So man, we keep getting questions – I’d call this idea a success. So what’s next?
“A lot of these application forms insist you give them a salary expectation. I was always told not to get into specifics about money until the end of the interview. I was also always told never to leave anything blank in the application (also, the computerized ones count it as a required field). So, should I talk about salary during the application or not? And if not, how do I get around it until it’s time?”
Frankly, unless it’s a low-level job that’s going to pay low/minimum, everyone talks salary. The key is to know HOW.
The question is really “how do you get paid what you’re worth/want”). To do that you have to know the right things and know how to ask.
Never apply for job or position without knowing the likely salary, and my hidden secret here is the fantastic http://www.salary.com/. Ignore the ads and other stuff, this site is pure gold and is pretty accurate based on my investigations. This will give you a salary range to use in bargaining and evaluating.
You can also check industry specific reports – they’re all over the next. Find one for your specific industry/career if it’s specialized or salary.com doesn’t have it. Keep track of it.
#2 What Do They Say?
Look at the job description. Does it give a pay rate? If it’s below what your research says, or unusually high, be cautious and investigate.
Many job postings list salary, but it’s often missed, poorly written, or confusing.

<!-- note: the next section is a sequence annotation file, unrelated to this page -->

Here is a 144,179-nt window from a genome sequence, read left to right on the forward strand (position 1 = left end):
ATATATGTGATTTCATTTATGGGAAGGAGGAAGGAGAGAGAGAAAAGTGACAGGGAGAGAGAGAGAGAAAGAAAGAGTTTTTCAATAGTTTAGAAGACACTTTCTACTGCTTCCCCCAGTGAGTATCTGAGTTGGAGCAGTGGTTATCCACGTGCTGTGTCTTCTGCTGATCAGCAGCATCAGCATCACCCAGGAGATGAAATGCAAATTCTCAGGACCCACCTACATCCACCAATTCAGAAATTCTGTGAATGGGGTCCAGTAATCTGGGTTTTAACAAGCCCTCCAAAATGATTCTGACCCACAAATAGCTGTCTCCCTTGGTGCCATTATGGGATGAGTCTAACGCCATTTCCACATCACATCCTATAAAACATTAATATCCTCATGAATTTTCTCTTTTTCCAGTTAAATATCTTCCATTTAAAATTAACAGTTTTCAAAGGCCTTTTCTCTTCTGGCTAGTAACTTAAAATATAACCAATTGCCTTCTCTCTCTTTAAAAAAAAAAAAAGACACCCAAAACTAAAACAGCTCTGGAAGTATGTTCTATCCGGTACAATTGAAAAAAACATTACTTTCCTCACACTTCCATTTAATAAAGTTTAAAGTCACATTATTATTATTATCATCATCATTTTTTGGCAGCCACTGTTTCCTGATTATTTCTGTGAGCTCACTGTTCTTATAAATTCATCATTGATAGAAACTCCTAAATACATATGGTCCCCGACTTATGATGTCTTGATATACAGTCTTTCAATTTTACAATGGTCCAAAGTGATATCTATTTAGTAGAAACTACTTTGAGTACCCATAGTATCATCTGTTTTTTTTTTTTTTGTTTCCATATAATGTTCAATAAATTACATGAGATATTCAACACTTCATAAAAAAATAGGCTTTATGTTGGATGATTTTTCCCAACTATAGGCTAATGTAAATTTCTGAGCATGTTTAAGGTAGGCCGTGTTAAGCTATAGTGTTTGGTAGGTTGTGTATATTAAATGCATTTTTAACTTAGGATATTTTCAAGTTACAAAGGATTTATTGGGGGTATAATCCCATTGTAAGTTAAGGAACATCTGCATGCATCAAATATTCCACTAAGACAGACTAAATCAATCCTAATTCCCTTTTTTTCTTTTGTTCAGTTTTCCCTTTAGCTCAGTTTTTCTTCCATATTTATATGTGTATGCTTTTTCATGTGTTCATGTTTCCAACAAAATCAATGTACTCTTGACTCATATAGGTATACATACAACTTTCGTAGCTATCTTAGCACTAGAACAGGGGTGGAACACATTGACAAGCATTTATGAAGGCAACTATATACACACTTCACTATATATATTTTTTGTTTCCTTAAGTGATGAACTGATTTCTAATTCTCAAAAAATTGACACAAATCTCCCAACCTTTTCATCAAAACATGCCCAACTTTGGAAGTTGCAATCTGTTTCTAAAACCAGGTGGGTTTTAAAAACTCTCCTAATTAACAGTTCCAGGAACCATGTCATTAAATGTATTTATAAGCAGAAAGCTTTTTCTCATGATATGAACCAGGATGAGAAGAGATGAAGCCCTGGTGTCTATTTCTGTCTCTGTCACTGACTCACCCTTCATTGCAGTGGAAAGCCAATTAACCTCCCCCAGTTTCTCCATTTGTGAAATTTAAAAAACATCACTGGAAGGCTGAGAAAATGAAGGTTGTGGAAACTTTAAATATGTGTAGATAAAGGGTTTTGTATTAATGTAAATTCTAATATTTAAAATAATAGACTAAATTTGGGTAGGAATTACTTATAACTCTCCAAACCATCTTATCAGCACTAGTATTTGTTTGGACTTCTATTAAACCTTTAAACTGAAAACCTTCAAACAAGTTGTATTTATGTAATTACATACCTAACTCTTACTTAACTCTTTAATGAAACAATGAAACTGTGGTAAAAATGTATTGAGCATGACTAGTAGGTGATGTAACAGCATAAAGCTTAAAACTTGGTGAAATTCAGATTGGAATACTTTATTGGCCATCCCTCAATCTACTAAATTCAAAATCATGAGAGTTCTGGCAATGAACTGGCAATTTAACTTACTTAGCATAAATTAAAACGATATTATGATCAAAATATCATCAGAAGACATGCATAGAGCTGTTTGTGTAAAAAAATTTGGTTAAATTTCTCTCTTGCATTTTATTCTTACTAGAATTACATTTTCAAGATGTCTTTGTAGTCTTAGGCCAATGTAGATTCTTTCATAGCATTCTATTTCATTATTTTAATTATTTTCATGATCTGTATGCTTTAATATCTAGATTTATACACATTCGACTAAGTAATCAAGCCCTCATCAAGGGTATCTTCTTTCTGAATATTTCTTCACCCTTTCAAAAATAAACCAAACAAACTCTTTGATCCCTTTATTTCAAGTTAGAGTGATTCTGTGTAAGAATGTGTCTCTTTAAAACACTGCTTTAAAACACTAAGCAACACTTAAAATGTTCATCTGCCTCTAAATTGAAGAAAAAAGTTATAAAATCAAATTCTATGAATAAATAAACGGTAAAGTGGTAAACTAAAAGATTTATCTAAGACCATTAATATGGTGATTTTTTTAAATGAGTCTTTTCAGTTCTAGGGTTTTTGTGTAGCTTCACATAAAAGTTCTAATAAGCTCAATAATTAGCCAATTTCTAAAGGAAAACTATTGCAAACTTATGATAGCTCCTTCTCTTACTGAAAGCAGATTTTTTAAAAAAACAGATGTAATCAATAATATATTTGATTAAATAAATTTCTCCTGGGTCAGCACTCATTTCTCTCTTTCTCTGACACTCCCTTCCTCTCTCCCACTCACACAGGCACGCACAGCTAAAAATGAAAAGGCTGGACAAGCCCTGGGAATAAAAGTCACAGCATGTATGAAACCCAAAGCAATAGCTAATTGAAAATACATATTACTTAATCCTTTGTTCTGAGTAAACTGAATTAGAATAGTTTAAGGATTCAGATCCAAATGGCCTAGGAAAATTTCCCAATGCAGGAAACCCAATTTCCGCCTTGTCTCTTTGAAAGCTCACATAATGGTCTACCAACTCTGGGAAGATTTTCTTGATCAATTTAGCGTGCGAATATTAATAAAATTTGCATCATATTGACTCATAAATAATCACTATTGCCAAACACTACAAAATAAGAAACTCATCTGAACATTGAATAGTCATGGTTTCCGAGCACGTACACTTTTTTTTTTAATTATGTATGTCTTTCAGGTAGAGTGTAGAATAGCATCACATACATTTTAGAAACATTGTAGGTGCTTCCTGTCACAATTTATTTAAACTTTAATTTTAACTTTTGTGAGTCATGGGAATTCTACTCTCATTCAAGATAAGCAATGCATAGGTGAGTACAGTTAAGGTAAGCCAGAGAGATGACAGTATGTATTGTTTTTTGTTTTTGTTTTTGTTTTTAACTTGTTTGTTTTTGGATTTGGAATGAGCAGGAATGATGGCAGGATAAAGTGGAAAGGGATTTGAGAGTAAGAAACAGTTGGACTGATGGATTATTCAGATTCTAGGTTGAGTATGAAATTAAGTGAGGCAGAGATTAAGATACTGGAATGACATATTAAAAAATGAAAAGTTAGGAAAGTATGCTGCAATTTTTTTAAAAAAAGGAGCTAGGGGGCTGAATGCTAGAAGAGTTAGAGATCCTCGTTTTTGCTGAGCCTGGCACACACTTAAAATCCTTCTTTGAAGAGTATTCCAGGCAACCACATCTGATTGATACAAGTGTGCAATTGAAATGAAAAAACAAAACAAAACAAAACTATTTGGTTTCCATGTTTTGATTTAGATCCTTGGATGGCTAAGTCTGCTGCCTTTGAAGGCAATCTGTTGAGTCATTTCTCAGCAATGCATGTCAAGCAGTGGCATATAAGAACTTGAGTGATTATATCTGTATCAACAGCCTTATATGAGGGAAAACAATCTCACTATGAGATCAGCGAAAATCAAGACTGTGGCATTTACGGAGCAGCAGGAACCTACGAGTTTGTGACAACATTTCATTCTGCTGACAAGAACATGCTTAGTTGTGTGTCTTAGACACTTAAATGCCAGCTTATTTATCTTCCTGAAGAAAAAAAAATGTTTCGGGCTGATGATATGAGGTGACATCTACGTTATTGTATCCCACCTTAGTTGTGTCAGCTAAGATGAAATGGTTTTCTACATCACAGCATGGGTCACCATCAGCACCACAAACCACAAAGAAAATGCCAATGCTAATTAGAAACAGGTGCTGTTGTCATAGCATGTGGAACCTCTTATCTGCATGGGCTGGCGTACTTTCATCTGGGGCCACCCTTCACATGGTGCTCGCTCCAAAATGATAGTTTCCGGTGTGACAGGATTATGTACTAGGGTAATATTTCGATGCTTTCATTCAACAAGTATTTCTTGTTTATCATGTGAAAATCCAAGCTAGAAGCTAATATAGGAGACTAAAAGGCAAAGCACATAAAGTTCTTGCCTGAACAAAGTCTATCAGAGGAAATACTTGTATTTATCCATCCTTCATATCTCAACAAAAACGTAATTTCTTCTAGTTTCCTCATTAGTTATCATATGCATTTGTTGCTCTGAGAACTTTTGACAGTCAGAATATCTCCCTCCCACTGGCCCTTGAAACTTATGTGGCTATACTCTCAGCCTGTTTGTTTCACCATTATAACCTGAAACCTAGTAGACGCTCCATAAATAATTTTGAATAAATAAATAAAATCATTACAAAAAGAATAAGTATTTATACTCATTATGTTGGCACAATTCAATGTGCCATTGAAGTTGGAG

#3 Evaluate The Situation
So knowing this information, what do you do?
- If you don’t feel you can ask for a specific, try entering “market average” or “as appropriate.” This is great as it suggests you may have done research or know what this average is – but isn’t overcommitted.
- If the amount they offer is low, highball it to their highest level, or use the above ideas. This depends on if you’ll accept that level of pay.
- If you can, give a range based on your research. This gives room for negotiation and also shows you did research.
- If you must go specific, I usually list slightly below-average with a “+” at the end or the word “around” or something. Gives it some wiggle room.
- If you HAVE to be specific, go average.
The overall goal is to get what you what, what’s reasonable, but leave enough room for negotiation.
A few other tips:
- If you had/have offers, give rough quotes in interviews so people know what you’re worth. Don’t brag, show awareness.
- Demonstrate value before talking pay. Make sure people know you’re worth it.
- Drop hints on your pay research if the subject comes up – and do it once and once only. Let people know you did your checking.
- You are going to have to talk pay eventually. You can’t avoid it.
I hope this helps.
Any other questions? Feel free to ask!